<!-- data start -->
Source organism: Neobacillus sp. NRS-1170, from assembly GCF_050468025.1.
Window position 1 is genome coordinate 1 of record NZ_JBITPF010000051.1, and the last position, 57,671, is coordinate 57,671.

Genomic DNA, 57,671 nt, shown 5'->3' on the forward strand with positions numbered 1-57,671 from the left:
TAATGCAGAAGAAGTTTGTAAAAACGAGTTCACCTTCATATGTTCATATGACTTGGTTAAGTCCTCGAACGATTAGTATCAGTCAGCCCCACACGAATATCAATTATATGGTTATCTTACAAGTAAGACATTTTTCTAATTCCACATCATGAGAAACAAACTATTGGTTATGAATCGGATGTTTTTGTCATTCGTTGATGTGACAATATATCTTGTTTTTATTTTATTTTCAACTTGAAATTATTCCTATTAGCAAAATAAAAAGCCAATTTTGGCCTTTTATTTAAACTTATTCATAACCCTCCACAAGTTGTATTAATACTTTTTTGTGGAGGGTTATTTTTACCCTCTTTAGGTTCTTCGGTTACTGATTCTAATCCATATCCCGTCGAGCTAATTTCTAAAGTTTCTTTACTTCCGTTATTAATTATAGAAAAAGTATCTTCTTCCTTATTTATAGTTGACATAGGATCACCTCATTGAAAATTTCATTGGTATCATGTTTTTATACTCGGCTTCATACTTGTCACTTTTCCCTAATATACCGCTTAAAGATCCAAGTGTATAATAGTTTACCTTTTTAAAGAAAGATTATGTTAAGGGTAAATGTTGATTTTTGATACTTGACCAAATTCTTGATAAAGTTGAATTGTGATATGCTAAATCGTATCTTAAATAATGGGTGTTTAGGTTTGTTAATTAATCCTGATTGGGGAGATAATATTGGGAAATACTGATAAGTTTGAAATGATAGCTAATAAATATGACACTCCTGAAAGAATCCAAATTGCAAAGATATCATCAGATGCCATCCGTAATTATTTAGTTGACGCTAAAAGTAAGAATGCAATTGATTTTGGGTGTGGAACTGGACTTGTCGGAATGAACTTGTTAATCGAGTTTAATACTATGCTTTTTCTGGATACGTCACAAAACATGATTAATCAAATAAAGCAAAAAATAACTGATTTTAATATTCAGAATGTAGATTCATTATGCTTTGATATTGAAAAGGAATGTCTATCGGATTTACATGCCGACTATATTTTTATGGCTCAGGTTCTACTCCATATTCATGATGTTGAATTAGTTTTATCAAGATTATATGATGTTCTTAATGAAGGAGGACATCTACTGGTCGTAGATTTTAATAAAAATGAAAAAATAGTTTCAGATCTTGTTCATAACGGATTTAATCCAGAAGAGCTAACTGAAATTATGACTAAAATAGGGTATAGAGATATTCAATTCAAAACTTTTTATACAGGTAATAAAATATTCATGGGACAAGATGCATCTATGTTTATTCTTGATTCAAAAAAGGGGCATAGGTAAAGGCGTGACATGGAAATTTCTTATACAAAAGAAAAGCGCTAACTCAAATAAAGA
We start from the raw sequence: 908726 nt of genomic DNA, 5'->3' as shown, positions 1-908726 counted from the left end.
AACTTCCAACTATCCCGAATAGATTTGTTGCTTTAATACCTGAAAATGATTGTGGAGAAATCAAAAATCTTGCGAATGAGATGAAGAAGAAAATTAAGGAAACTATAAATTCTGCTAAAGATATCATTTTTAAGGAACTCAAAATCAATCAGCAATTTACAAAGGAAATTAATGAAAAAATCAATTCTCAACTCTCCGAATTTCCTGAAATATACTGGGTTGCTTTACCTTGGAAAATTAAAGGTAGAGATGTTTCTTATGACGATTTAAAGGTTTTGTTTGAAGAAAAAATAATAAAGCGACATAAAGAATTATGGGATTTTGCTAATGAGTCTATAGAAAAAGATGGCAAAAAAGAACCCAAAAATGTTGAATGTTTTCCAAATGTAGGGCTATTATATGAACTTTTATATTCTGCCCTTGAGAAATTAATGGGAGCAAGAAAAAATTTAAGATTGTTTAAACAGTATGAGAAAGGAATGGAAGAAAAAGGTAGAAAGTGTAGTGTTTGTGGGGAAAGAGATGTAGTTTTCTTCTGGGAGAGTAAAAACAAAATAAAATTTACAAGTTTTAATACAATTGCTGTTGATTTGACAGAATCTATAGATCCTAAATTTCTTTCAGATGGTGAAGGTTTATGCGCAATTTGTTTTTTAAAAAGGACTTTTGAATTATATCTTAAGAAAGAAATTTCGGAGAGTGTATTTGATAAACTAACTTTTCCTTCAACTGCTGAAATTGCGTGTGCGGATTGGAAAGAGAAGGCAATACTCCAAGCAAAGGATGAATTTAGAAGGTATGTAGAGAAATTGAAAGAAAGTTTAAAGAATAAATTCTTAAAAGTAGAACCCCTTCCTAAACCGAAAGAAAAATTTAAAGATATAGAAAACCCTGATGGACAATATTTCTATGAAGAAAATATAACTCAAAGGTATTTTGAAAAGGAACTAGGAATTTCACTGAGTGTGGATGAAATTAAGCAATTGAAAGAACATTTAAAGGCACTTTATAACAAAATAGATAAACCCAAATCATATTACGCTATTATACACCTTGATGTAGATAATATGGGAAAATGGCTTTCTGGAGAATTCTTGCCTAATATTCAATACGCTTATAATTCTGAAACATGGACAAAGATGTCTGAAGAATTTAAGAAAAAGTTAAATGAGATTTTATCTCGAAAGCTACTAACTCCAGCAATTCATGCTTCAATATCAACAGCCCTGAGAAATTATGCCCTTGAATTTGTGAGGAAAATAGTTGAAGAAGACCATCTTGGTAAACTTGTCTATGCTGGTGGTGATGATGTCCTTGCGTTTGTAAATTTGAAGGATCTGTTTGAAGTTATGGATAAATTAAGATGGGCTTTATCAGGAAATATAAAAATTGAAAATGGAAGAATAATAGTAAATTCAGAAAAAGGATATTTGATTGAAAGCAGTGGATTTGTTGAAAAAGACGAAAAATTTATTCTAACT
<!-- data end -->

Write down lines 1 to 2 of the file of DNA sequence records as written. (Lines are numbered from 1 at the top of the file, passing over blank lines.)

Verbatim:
Source organism: Neobacillus sp. NRS-1170, from assembly GCF_050468025.1.
Window position 1 is genome coordinate 1 of record NZ_JBITPF010000051.1, and the last position, 57,671, is coordinate 57,671.